Abstract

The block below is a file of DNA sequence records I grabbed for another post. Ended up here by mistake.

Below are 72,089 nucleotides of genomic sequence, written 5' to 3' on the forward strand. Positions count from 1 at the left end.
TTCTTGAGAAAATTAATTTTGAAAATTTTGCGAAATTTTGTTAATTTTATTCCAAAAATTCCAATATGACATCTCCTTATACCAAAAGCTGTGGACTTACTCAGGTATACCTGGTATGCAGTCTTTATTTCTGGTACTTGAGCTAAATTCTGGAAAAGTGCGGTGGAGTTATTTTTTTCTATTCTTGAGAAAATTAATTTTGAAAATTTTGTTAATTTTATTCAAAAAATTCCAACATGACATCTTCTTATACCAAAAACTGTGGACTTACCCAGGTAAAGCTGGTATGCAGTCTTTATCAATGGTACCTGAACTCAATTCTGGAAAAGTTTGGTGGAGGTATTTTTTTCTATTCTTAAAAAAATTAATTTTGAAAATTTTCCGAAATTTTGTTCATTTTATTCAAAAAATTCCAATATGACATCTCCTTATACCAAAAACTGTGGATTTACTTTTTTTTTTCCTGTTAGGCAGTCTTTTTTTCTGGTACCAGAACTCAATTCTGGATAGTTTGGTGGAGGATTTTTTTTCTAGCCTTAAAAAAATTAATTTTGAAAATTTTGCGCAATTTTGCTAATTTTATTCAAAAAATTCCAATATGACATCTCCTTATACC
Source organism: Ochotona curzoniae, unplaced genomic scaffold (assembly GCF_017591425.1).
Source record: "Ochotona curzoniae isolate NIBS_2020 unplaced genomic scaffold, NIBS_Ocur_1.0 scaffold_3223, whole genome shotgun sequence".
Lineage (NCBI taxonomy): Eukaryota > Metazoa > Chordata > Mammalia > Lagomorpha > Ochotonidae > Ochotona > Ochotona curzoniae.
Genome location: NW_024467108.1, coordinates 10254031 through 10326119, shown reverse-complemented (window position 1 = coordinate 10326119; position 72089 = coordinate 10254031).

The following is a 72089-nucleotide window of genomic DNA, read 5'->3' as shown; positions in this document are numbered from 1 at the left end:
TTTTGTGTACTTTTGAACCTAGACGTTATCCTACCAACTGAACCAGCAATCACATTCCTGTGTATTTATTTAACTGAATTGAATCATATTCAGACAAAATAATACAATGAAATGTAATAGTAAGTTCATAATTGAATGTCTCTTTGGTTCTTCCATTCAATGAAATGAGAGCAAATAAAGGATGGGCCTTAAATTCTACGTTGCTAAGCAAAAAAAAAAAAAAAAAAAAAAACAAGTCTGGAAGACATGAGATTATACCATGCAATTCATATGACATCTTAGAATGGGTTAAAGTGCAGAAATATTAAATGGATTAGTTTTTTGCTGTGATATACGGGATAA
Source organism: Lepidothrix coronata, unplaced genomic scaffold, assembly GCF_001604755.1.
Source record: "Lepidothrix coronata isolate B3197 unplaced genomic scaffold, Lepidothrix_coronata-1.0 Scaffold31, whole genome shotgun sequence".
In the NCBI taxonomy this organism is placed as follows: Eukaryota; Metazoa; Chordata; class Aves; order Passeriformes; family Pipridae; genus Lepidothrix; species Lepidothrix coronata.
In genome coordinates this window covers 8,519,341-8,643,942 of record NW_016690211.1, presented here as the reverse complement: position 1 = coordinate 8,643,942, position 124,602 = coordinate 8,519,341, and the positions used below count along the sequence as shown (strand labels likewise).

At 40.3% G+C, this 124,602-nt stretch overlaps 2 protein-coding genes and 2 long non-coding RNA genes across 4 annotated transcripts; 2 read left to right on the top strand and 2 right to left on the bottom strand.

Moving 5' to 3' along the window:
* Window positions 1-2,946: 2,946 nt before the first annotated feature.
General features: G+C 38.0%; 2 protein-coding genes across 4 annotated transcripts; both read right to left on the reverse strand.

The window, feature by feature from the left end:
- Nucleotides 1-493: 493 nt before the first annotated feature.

Seismic models of magma chambers at fast-spreading oceanic ridges predict small perched magma chambers above a wide low-velocity zone. Seismic attenuation in a low-velocity zone allows for ∼10% melt in hot gabbros. In order to reconcile these data with a structural model of magma chambers that is supported by compelling field data in the Oman ophiolite, we propose that the low-velocity zone belongs to the magma chamber. In such a dynamic magma chamber, gabbros develop strong shape fabrics during magmatic flow in a concentrated suspension. This process results in a drastic reduction of the melt fraction that is compatible with magmatic flow, as confirmed by preliminary experiments. We propose here that dynamic magma chambers below ridges may contain as little as 10% melt.

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